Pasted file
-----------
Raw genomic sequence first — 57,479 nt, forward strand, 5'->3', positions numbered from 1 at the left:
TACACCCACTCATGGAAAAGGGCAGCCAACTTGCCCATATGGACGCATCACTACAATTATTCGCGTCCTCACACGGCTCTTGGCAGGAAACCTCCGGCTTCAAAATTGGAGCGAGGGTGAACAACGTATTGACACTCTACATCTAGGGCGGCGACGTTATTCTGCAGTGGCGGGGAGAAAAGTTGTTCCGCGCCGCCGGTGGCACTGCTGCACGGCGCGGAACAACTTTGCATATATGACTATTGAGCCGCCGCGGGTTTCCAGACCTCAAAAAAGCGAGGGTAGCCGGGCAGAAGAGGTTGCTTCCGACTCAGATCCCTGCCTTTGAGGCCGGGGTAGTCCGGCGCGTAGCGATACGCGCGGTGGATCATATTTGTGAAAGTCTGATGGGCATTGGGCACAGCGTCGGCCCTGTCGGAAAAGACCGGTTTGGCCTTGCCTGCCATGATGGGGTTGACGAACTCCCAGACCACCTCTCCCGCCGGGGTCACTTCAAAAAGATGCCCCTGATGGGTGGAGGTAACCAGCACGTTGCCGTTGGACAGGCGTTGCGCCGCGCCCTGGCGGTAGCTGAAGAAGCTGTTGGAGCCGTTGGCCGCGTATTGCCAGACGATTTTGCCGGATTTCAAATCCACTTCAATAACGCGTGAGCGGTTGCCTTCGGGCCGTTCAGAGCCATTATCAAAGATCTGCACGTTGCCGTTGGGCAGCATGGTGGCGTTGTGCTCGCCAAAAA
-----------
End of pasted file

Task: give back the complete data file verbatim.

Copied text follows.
Raw genomic sequence first — 57,479 nt, forward strand, 5'->3', positions numbered from 1 at the left:
TACACCCACTCATGGAAAAGGGCAGCCAACTTGCCCATATGGACGCATCACTACAATTATTCGCGTCCTCACACGGCTCTTGGCAGGAAACCTCCGGCTTCAAAATTGGAGCGAGGGTGAACAACGTATTGACACTCTACATCTAGGGCGGCGACGTTATTCTGCAGTGGCGGGGAGAAAAGTTGTTCCGCGCCGCCGGTGGCACTGCTGCACGGCGCGGAACAACTTTGCATATATGACTATTGAGCCGCCGCGGGTTTCCAGACCTCAAAAAAGCGAGGGTAGCCGGGCAGAAGAGGTTGCTTCCGACTCAGATCCCTGCCTTTGAGGCCGGGGTAGTCCGGCGCGTAGCGATACGCGCGGTGGATCATATTTGTGAAAGTCTGATGGGCATTGGGCACAGCGTCGGCCCTGTCGGAAAAGACCGGTTTGGCCTTGCCTGCCATGATGGGGTTGACGAACTCCCAGACCACCTCTCCCGCCGGGGTCACTTCAAAAAGATGCCCCTGATGGGTGGAGGTAACCAGCACGTTGCCGTTGGACAGGCGTTGCGCCGCGCCCTGGCGGTAGCTGAAGAAGCTGTTGGAGCCGTTGGCCGCGTATTGCCAGACGATTTTGCCGGATTTCAAATCCACTTCAATAACGCGTGAGCGGTTGCCTTCGGGCCGTTCAGAGCCATTATCAAAGATCTGCACGTTGCCGTTGGGCAGCATGGTGGCGTTGTGCTCGCCAAAAA